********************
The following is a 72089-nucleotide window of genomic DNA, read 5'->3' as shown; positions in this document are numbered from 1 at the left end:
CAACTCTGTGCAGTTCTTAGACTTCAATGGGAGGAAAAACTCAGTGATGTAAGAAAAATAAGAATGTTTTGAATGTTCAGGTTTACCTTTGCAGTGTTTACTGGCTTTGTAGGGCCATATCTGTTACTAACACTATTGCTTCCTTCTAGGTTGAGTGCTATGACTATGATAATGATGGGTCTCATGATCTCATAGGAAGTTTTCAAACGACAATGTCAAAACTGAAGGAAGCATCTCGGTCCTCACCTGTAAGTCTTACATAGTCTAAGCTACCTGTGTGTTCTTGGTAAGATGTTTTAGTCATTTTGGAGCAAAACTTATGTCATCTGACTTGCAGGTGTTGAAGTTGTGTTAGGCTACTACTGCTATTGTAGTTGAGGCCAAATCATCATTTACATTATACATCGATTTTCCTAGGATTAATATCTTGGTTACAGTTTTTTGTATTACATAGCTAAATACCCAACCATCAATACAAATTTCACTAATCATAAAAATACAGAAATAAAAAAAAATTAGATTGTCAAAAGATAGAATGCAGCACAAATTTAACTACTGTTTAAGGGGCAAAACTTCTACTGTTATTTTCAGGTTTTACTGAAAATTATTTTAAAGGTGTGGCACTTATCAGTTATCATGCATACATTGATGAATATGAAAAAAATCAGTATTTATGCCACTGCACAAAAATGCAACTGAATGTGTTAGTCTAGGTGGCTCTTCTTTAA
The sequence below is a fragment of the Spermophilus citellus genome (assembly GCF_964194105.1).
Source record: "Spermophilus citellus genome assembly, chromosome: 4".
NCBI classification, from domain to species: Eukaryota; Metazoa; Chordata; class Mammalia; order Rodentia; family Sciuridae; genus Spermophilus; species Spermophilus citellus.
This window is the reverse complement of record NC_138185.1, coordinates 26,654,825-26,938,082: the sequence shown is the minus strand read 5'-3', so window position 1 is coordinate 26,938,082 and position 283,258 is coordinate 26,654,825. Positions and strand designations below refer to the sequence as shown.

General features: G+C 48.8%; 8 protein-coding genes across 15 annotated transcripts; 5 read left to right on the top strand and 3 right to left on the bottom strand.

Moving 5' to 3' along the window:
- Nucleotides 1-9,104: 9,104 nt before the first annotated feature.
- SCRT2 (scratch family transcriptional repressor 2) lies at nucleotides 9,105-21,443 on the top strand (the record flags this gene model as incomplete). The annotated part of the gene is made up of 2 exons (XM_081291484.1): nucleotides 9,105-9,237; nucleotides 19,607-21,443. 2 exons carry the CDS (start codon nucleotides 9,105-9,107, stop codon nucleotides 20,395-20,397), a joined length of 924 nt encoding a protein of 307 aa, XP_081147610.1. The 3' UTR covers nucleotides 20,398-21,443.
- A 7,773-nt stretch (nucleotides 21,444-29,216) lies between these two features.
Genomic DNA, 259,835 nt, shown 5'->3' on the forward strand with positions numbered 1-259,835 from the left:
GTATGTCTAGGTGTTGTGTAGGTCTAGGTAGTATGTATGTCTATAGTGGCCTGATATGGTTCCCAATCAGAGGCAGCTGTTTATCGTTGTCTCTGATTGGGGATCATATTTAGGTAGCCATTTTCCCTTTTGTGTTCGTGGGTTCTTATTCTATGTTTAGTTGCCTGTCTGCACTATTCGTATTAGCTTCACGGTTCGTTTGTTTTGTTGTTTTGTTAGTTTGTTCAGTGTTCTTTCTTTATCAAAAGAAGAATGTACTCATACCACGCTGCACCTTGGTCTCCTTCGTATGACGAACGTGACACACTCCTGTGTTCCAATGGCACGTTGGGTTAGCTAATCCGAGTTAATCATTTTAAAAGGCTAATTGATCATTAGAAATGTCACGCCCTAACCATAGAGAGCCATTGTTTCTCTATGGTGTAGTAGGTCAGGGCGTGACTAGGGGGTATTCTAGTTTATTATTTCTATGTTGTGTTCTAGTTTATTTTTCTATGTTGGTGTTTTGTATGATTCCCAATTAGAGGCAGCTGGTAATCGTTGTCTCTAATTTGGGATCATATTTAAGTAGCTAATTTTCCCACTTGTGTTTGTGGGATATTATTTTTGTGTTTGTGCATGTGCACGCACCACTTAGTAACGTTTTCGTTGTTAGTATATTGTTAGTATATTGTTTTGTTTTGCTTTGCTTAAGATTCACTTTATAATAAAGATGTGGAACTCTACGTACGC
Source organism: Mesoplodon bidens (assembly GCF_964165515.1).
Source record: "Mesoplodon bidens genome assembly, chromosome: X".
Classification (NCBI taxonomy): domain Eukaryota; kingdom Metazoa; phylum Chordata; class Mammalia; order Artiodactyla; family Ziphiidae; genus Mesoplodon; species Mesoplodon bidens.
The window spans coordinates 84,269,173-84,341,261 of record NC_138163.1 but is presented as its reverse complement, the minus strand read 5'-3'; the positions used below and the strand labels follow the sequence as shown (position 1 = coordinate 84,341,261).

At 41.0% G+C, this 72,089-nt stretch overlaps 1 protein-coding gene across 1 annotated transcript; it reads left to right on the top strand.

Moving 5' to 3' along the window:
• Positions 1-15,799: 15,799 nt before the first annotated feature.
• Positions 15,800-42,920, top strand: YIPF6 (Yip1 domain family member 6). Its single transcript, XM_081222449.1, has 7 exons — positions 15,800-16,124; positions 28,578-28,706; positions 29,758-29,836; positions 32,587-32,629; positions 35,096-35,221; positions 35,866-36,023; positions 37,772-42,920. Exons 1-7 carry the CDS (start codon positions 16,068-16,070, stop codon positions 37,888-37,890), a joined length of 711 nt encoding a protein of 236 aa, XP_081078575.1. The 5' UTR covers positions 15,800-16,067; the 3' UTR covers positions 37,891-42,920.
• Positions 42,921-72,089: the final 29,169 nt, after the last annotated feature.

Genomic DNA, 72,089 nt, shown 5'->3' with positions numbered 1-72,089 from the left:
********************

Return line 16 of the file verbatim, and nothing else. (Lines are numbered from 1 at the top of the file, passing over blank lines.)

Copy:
Classification (NCBI taxonomy): domain Eukaryota; kingdom Metazoa; phylum Chordata; class Mammalia; order Artiodactyla; family Ziphiidae; genus Mesoplodon; species Mesoplodon bidens.